Chandigarh,17.06.18-Chef Willin Low is a true trailblazer when it comes to Mod-Sin cuisine—after all, the lawyer-turned-restauranteur did coin the phrase. The seeds of Mod-Sin were first planted for Low during his time studying in the UK, when he missed food from home and would mix and match ingredients to recreate his favourite dishes.

His culinary style now riffs off traditional Singapore tastes to create reimagined dishes for the modern Singaporean, such as spanner crab and Vietnamese coriander ravioli in laksa. Low takes apart local dishes and reassembles them with new form and fresh presentation—at Low’s restaurant Wild Rocket, you can order up a beautifully plated barramundi carpaccio with orange shallot dressing and dashi (Japanese broth) jelly. You can also opt for a selection of Low’s personal favourite dishes with Wild Rocket’s omakase (dishes selected by the chef) menu.

Hangout Hotel. 10A Upper Wilkie Road, Singapore 228119. +65 6339 9448.

Chan Hon Meng
Hawker fare is a staple in the average Singaporean’s diet, and locals might argue that hawker food makes up some of the best grub across the globe—especially when it’s Michelin-starred to boot. Take for instance Liao Fan Hong Kong Soya Sauce Chicken Rice & Noodle at Chinatown Food Complex, the world's first hawker stall to be awarded a Michelin star, and perhaps the most affordable dining option from the MICHELIN guide.

The humble stall is helmed by chef-owner Chan Hon Meng, who started his hawker stall because he wanted a change from the more common Hainanese-style chicken rice, where the chicken is typically poached and chilled. Instead, Chan first cooks the chicken in the Cantonese style of siu mei, where meats are typically roasted in a wood-burning rotisserie oven. He has since perfected his craft for over 30 years—it's no wonder that his dishes have always been a favourite with locals, boasting hour-long queues during peak hours even before the stall received the coveted Michelin nod.

Chinatown Complex Market and Food Centre. 78 Smith Street #02-126, Singapore 058972.

Chef Chan Hon Meng standing in front of his stall, Liao Fan Hong Kong Soya Sauce Chicken Rice & Noodle

Douglas Ng
Contrary to the perception that hawker stalls are run mostly by the older generation, Douglas Ng is one of many Gen Y hawkers setting up shop at Singapore’s ubiquitous hawker centres. Ng rewrites the hawker game with his fishball noodle stall, Fishball Story, where he tailors recipes handed down through the family (from his Hakka grandmother) to modern tastes while staying true to the high standards of authenticity that hawker fare demands. Forget fishballs of the overly spongy and more-flour-than-fish variety—those at Fishball Story are handmade by the chef himself every morning, giving them a firm, dense texture. Ng brings his classic dishes to young Singaporeans at hip locales such as Timbre+ and University Town at the National University of Singapore.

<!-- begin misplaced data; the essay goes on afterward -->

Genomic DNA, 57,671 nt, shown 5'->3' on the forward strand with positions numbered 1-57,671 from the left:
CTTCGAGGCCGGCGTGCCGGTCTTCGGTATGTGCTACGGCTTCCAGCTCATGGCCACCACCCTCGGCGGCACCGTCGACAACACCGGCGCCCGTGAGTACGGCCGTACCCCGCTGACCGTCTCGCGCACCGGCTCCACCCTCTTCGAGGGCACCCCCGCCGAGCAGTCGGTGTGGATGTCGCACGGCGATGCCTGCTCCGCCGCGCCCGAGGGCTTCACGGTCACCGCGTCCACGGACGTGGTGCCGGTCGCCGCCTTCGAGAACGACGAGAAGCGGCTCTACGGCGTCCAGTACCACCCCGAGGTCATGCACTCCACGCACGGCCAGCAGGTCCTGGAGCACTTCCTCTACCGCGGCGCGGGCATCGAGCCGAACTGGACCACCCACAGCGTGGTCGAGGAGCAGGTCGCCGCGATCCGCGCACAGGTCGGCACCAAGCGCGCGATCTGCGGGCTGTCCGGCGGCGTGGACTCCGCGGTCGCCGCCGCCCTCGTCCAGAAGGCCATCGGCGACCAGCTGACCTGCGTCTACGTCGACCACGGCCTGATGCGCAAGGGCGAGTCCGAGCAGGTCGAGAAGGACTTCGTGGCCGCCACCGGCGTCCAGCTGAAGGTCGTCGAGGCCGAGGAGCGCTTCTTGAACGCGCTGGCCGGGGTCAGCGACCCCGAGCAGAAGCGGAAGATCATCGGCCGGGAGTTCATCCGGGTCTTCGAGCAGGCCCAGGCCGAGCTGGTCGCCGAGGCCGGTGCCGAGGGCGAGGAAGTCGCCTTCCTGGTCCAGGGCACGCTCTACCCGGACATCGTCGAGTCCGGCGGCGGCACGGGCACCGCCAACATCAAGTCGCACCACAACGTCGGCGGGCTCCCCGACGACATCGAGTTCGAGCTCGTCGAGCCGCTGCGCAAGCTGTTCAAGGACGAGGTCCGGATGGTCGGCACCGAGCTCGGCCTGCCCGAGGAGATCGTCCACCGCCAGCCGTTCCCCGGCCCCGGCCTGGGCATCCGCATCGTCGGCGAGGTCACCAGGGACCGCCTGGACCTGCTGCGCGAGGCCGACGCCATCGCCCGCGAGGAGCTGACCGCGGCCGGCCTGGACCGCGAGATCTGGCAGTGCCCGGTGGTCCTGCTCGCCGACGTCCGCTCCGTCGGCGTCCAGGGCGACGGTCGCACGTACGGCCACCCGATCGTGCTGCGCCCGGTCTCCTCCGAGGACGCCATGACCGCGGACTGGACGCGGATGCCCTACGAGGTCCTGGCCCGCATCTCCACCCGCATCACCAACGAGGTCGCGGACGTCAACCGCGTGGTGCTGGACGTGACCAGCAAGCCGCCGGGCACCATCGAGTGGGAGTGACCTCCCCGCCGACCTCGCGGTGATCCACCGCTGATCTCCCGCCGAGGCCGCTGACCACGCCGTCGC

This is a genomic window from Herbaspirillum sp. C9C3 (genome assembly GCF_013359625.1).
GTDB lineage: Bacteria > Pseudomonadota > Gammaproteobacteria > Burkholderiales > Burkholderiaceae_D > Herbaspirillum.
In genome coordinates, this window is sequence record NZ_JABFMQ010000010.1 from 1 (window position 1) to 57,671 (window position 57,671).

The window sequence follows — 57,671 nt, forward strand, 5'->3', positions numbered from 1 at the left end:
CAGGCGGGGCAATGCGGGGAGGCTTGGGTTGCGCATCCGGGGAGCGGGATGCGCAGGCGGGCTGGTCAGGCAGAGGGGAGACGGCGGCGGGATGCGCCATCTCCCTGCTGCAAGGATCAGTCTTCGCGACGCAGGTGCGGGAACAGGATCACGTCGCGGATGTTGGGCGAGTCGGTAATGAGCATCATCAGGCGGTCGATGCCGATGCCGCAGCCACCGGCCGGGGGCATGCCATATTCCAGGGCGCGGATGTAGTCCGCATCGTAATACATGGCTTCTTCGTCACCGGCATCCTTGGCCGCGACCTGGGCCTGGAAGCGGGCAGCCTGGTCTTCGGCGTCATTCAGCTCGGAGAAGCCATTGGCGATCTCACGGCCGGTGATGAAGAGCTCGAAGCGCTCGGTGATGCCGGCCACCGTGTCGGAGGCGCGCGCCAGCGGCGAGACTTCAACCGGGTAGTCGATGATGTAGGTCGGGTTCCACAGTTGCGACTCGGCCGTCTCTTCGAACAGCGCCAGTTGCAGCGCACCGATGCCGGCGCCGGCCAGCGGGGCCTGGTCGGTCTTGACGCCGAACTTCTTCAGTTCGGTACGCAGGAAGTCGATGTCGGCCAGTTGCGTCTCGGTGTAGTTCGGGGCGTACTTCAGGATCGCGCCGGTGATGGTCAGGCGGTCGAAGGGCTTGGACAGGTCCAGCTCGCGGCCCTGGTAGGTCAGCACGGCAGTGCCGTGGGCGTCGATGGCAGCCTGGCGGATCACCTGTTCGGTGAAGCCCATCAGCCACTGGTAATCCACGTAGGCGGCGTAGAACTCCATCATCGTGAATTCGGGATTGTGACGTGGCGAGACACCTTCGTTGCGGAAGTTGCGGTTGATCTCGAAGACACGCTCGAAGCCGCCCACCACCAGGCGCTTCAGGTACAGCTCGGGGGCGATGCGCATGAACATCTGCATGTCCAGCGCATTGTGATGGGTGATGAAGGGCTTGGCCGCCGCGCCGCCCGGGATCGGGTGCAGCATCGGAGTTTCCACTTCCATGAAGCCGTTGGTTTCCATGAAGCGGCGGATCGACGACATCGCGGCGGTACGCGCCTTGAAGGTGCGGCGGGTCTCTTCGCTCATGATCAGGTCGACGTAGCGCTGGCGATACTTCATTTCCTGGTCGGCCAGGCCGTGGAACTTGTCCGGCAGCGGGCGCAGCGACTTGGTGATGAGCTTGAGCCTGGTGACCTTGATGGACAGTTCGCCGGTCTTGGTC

Timbre+. 73A Ayer Rajah Crescent #01-14, Singapore 139957.

Flavours @ UTown. 2 College Avenue West #02-01, Singapore 138607.

Gwern Khoo and Ben Tham
Take a page from locals and join the queues at Amoy Street Food Centre’s A Noodle Story, where Gwern Khoo and Ben Tham are revamping hawker fare with their combination of Singapore-style wanton mee (Cantonese noodle dish) and Japanese ramen. This pair of first-time hawkers, or ‘hawkerpreneurs’, have set their sights on entering the market with innovative renditions of Asian favourites, such as elegantly plated Hong Kong noodles paired with the chefs’ special lemongrass and garlic sauce. The two up-and-comers are constantly reinventing their menu with new culinary experiments, and have since made the Michelin Bib Gourmand list in 2016.

Amoy Street Food Centre. 7 Maxwell Road #01-39, Singapore 069111.

Quentin Pereira
A champion of Eurasian food in Singapore, Quentin Pereira opened his eponymous restaurant Quentin’s more than ten years ago. Today, he’s still one of the few serving traditional Eurasian dishes like curry debal (a fiery curry served with either chicken or oxtail) and feng (a mild curry made with diced pork, liver and heart). When he’s not in the kitchen, he’s busy educating those curious about Eurasian food and culture about the cuisine by holding cooking demonstrations at Shermay’s and the Eurasian Community house.

Eurasian Community House. 139 Ceylon Road Level 1, Singapore 429744. +65 6348 0327.

Malcolm Lee
Malcolm Lee, head chef and owner of Michelin-starred Peranakan restaurant Candlenut, found his calling at a young age in his mother’s kitchen, watching her cook up Nonya food and learning along the way. He has since brought the flavours and techniques of Peranakan cooking to new heights with his modern Peranakan cuisine at Candlenut. Though Malcolm dabbles in fresh flavours and imaginative menu picks—think gula melaka king prawns—Candlenut still promises a dining experience reminiscent of hearty, home-cooked meals at grandma’s house. His rempah (spice pastes essential to Peranakan dishes) are made from scratch, and one particularly eye-catching selection on the menu is "Mum’s Curry", a red chicken curry dish gleaned from his mother’s recipes.

Como Dempsey. Block 17A Dempsey Road, Singapore 249676. +65 1800 304 2288.